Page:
Striped Hyena
Striped Hyena

Average Mass:
25 to 45 kg (55 to 99 lbs)

Average Shoulder Height:
65-80 cm (25 - 31 ")

Rowland Ward:


Striped Hyena Spoor

Track: 51mm (2") x 51mm (2")

Striped Hyena Distribution

The striped hyaena is recorded only in the northern and north-eastern part of Africa , its southernmost limit being in central Tanzania . A distribution map was given by Rieger (1981), but the more recent one in Estes (1991) was preferred and has been revised by Dr. M. G. L. Mills ( 25 March ‘97 ).

Categorical-discrete (CD) distribution model

The species prefers dry savanna and avoids desert areas such as the central Sahara (Nowak, 1991; Haltenorth & Diller, 1980; Rieger, 1981; Osborn & Helmy, 1980; Kingdon, 1997).

Hind legs are shorter and heavier than their forelegs.

  • Male and female hyenas look alike
  • Males are slightly larger in the striped species
  • The striped hyena's coat color varies from gray to light brown with vertical black stripes along the length of the body and dark, striped legs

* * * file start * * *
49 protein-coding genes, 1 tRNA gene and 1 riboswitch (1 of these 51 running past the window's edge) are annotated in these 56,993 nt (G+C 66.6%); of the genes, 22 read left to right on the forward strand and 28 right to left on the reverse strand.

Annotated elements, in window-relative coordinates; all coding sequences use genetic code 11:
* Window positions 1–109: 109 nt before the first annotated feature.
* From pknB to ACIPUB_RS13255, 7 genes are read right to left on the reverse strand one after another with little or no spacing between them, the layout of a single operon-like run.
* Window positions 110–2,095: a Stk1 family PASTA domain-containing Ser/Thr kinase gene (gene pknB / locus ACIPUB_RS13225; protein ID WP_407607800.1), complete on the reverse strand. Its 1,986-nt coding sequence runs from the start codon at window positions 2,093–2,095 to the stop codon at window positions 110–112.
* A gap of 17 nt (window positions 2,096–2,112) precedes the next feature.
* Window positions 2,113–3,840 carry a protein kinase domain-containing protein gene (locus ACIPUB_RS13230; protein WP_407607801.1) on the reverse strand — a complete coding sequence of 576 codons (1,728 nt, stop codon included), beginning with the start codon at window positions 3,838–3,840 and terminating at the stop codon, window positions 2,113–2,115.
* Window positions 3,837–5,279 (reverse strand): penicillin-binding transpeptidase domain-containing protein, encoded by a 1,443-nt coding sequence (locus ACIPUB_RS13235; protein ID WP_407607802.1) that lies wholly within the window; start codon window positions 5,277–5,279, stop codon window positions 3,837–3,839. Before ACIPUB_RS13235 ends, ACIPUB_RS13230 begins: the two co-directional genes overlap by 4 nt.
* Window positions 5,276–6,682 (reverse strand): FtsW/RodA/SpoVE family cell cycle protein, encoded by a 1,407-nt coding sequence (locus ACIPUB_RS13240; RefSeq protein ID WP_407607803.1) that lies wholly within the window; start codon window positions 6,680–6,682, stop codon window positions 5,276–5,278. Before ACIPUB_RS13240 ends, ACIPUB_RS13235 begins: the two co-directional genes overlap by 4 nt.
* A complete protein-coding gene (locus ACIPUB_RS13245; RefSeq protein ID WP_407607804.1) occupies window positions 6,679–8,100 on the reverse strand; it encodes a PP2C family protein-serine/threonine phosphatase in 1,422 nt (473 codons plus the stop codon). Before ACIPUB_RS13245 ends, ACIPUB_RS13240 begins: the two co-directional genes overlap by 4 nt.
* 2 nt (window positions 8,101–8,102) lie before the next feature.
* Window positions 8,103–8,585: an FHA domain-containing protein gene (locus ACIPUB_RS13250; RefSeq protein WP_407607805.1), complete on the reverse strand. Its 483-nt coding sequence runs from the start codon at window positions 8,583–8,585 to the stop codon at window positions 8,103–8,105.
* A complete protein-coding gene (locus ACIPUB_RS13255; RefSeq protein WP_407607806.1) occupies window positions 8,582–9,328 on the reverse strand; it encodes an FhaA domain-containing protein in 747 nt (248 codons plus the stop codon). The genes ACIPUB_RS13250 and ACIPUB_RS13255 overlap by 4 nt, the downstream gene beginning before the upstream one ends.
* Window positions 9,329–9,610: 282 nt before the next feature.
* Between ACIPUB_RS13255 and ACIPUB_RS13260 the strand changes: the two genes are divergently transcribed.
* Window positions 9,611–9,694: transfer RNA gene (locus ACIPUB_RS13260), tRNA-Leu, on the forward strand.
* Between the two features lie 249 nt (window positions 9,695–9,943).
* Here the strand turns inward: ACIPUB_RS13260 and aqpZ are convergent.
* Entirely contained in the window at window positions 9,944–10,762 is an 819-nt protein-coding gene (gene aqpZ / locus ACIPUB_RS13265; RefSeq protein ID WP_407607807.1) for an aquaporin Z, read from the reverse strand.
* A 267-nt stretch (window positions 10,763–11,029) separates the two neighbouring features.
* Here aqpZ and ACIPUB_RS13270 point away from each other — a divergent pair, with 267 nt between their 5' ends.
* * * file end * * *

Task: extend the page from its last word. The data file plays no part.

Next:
• Along their backs are darker, erectile crests
  • Coat hair is long, and develops a woolly undercoat in colder climates
  • Their heads and bodies reach 3 to 4 feet in length; tails are about 12.5 inches; and they weigh from 55 to 121 pounds
  • Striped hyenas may have longevity of up to 24 years in captivity

Master scavengers, they are able to consume and digest parts of prey that would remain untouched by other animals. They completely digest organic matter such as bones, while indigestible items such as hooves, horns, ligaments and hair are regurgitated in pellets.

The striped hyena can erect the long hair on its mane and appear 38% bigger.

It is thought striped hyenas are mainly scavengers rather that hunters, and a significant portion of their diet consists of insects, small mammals, birds eggs, even fruit and vegetables which are important sources of water.

The striped hyena forages principally at night, individually travelling throughout its home range searching for food in no apparent pattern. Travelling speeds average 2-4 km/h, occasionall increasing to 8 km/h when trotting. Wind direction is not used to determine direction of travel, but the striped hyena will respond quickly to the scent of carrion brought by the wind. It also visits established food sites, such as garbage dumps around human settlements, fruit trees, and temporary site of large kills. Water is consumed every night if it is available, but the striped hyena can survive without water for long periods and live under desert conditions.